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Delaying a job by less than a second

Learn an easy way to poll a file.

While regularly polling a data queue or an MQ queue is easy, it is not always practical to use such a queue. Sometimes,...

a file must be used. There are ways to wait for the latest record to be added, for instance, using end of file delay (OVRDBF with EOFDLY), but this is equivalent to having a delayed job should no record be found, and try to read it again. It is also possible to couple a data queue to a file and send a message to the data queue every time a record is added to the file. This in turn will "wake up" the batch job and make it read the file.

The easiest way to poll a file would be to reposition to the start and read a record every time the end of file is met. But this is not a good solution as jobs continually polling a file in this way will take far too much CPU and slow the system down. Delay must be introduced. The simplest way is to add a delay job (DLYJOB) every time an end of file condition is met. But DLYJOB is not perfect. The minimum time you can delay a job with it is one second. You can delay a job by only a number of seconds, not a fraction of a second.

One second is fine in most cases, but sometimes, you can't afford to wait for one second and you can't afford not to wait. This is where a C function comes in handy. "pthread_delay_np" delays a thread for a number of nanoseconds! Well, not quite. The IBM manual mentions that it's more useful when you need to delay your thread by thousands of a second rather than nanoseconds, but still, it is a godsend. With it, you may decide to poll your file every tenth of a second. In most cases, this should not be too taxing for your system.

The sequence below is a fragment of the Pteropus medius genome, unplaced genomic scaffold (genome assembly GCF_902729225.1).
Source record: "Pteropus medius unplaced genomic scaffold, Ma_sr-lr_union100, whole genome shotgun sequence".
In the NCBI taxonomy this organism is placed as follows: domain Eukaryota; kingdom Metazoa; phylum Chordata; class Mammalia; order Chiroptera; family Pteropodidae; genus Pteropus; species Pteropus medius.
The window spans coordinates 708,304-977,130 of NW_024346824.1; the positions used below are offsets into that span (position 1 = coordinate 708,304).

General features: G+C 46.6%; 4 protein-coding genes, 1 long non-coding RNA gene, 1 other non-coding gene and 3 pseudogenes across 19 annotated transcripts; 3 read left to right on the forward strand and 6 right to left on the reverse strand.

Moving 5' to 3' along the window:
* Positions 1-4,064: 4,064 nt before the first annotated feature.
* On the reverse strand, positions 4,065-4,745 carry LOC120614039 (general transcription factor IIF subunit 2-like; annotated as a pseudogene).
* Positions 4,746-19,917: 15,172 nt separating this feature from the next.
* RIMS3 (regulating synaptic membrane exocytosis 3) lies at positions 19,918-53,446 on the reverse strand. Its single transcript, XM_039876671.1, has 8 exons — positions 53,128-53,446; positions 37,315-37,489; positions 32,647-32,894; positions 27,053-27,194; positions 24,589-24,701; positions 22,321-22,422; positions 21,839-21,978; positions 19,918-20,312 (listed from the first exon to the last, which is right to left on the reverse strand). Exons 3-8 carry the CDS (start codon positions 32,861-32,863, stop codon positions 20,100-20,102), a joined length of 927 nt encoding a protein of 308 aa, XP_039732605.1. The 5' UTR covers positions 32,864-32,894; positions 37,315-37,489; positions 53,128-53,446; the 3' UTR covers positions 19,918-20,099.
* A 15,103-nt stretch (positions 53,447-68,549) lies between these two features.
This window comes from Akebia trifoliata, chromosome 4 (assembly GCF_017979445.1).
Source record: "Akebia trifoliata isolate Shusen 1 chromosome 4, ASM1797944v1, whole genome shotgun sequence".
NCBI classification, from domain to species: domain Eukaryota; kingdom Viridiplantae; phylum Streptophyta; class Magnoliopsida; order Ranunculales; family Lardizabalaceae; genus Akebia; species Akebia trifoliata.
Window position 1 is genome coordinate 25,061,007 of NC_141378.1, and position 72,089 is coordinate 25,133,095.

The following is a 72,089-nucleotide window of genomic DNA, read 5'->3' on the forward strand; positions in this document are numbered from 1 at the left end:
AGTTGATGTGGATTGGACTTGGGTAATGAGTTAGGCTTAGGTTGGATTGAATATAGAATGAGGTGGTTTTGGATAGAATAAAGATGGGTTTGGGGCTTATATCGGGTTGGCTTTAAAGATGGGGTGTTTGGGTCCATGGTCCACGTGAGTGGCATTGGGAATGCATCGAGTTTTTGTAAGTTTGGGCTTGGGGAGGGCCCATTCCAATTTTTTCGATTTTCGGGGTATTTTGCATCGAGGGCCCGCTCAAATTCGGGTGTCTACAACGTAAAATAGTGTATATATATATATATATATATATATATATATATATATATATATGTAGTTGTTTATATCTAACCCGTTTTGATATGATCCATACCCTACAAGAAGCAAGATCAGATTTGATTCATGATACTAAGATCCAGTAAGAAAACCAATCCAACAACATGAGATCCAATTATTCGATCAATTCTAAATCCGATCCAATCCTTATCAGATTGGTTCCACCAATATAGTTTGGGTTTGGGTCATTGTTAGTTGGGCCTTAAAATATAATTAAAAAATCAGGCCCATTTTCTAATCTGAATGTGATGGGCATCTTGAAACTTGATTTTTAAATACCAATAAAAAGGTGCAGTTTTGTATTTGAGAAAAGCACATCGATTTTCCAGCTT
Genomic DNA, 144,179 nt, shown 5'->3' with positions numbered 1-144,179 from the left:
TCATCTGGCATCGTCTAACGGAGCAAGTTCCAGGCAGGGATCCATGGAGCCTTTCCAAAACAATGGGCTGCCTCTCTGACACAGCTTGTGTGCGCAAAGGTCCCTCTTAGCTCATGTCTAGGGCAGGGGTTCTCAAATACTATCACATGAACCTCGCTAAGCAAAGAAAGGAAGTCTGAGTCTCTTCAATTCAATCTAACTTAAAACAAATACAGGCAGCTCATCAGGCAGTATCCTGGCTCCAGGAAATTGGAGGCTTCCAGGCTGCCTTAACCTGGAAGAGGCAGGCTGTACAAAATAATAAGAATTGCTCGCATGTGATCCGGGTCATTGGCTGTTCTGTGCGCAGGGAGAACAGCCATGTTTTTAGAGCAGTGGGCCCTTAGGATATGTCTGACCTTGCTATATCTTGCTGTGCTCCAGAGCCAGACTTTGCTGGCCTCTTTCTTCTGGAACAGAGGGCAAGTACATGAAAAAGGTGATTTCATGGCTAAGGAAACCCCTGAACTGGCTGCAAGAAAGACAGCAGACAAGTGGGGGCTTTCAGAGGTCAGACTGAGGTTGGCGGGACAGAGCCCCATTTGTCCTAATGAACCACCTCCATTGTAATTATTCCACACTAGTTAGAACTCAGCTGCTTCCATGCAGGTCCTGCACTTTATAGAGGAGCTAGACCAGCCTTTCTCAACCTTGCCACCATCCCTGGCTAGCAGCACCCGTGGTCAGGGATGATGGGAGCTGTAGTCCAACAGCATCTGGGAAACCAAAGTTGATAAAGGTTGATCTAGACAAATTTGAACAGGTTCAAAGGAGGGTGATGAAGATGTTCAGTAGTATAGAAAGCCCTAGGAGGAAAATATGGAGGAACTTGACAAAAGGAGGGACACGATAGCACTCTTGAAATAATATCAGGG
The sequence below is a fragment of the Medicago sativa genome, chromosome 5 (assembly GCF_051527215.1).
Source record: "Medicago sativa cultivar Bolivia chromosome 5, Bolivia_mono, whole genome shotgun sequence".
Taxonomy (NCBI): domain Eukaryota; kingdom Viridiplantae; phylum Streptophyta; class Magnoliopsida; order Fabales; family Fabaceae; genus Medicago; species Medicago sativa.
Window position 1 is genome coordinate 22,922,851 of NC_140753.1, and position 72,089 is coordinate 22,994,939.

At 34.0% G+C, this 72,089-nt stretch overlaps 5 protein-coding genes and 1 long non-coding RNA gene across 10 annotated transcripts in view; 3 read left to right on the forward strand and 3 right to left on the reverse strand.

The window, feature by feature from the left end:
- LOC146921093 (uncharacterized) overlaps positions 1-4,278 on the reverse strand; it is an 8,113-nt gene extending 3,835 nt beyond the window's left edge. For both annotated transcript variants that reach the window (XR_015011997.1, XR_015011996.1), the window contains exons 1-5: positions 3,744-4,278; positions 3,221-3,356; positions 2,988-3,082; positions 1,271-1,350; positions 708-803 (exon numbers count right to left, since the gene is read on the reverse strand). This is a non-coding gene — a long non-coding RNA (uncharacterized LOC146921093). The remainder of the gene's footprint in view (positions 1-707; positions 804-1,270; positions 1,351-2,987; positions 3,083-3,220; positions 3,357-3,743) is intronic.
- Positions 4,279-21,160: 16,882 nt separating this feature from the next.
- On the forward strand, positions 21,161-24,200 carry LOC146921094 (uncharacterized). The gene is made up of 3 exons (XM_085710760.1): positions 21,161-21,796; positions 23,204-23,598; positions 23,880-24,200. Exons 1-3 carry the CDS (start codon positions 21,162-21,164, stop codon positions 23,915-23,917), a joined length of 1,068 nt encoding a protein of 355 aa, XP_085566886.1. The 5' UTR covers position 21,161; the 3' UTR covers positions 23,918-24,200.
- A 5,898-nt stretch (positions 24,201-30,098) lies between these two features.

D  timeSpec       ds                                 
D   seconds                     10i 0                
D   nanoseconds                 10i 0 

I declared the API as follows:

D  delay          pr             5i 0 extProc('pthread_delay_np')    
d                                 *   value

The API expects a pointer to the timespec definition. It also returns a non-zero value if a problem occurred (which is unlikely if you are passing a valid timespec). Nevertheless, I added monitoring just in case to avoid the system doing no delay whatsoever.


c                   eval      seconds = 0                
c                   eval      nanoseconds = 10000000        
C                   eval      return = delay(%addr(timeSpec))   
c                   if        return <> 0                       
c                   callP (e) system('DLYJOB 1')                
c                   endIf                        


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This API is written in C and therefore expects parameters in a specific format. Reproducing the timespec format in RPG ILE, I obtained:

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